Marissa's Storytime Corner: Food
Hello everybody, and welcome back to Storytime Corner! This past month, we spent our Storytime talking about one of my FAVORITE things in life: food. I LOVE food, and we all had a blast with stories and games centered on this topic!
Food makes a great platform through which to work on some early literacy concepts. One of the markers of development for young children is being able to recognize an object that isn’t physically present, but is being represented by something else. For example, a very young child may only be able to recognize a plate of chocolate chip cookies if it’s in front of them. A more developed child will understand that a paper image of chocolate chip cookies is standing in to represent the real thing. And an even more developed child will understand that miming what a cookie looks like and pretending to eat it is standing in for both those things.
We played two games to help develop that imagery association: Name That Food, and Yummy/Yucky. For Name that Food, I would hold up images of different foods (bananas, spaghetti, green beans, pudding, etc) featured in the book Chew, Chew, Gulp! by Lauren Thompson and see if the kiddos could identify them.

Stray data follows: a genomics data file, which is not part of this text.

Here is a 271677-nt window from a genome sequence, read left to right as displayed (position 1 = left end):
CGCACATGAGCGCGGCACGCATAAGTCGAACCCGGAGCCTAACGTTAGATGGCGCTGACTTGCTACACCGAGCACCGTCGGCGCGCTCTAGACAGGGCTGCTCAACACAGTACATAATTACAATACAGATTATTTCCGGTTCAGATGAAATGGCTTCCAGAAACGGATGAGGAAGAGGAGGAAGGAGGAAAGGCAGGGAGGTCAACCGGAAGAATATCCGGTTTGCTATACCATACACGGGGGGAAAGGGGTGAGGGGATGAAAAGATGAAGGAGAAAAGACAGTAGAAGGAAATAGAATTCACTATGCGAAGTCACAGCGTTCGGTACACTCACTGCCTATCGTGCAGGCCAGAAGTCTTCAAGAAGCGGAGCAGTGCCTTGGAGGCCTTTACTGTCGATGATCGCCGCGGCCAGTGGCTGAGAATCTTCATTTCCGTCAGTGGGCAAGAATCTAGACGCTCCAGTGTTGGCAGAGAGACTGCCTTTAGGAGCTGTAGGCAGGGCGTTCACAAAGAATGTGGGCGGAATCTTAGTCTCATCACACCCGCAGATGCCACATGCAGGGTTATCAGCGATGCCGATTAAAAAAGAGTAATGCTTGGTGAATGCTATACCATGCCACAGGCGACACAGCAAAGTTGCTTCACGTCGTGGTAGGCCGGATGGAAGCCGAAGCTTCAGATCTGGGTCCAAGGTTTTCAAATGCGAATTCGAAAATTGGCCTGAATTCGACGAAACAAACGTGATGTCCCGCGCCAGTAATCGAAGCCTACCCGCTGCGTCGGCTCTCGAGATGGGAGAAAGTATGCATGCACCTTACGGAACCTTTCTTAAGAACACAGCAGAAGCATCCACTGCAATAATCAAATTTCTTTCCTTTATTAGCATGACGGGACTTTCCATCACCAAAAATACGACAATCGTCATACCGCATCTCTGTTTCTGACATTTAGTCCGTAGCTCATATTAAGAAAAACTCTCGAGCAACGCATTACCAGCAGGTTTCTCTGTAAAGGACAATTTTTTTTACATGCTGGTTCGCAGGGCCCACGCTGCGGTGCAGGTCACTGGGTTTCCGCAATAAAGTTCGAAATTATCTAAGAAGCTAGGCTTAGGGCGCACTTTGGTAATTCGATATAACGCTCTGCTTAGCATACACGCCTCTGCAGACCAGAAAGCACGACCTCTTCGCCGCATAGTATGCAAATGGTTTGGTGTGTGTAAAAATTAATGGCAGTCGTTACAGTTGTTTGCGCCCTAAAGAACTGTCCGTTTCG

For Yummy/Yucky, I took images featured in the book Yummy, Yucky by Leslie Patricelli, and asked if the food fell under the Yummy category, or the Yucky category. Burgers? Yummy! Boogers? YUCKY! This activity not only worked on imagery association, but also helped children recognize that words that sounds very alike do not have the same meaning, nor do pictures that look alike. Spaghetti may look like worms, but it doesn’t mean you’d want to eat both things!
Besides the two previously mentioned, here are a few of the books we read together:
A cute story of a hungry mouse who eats his way through a kitchen and makes a big mess!
This book was a great resource in helping the kids identify fruits and
vegetables, both in known colors, and in unexpected ones. The book shows a fruit or veg in its common color (an orange carrot, for example), then shows how it can be a different color, too (purple), then shows a bunch of different fruits and vegetables in that unexpected color. Did you know one variety of watermelon has white flesh? We didn’t either, until reading this book!
A personal favorite. The adorable illustrations show our marshmallow friends doing all sorts of wacky things, like flying in rocket ships, participating in a circus, and fighting a dragon.
This story was as much fun for the parents as it was for the kids. Three snacks—a cookie, a pretzel, and a cheese doodle—go exploring in a kitchen, only to find that mom left a note for Monster
Kid, telling him to have a snack when he gets home from school. The terrified snacks try to figure out the best way to keep Kid from eating them. The text is simple enough for kids, but has lots of little jokes that parents appreciated.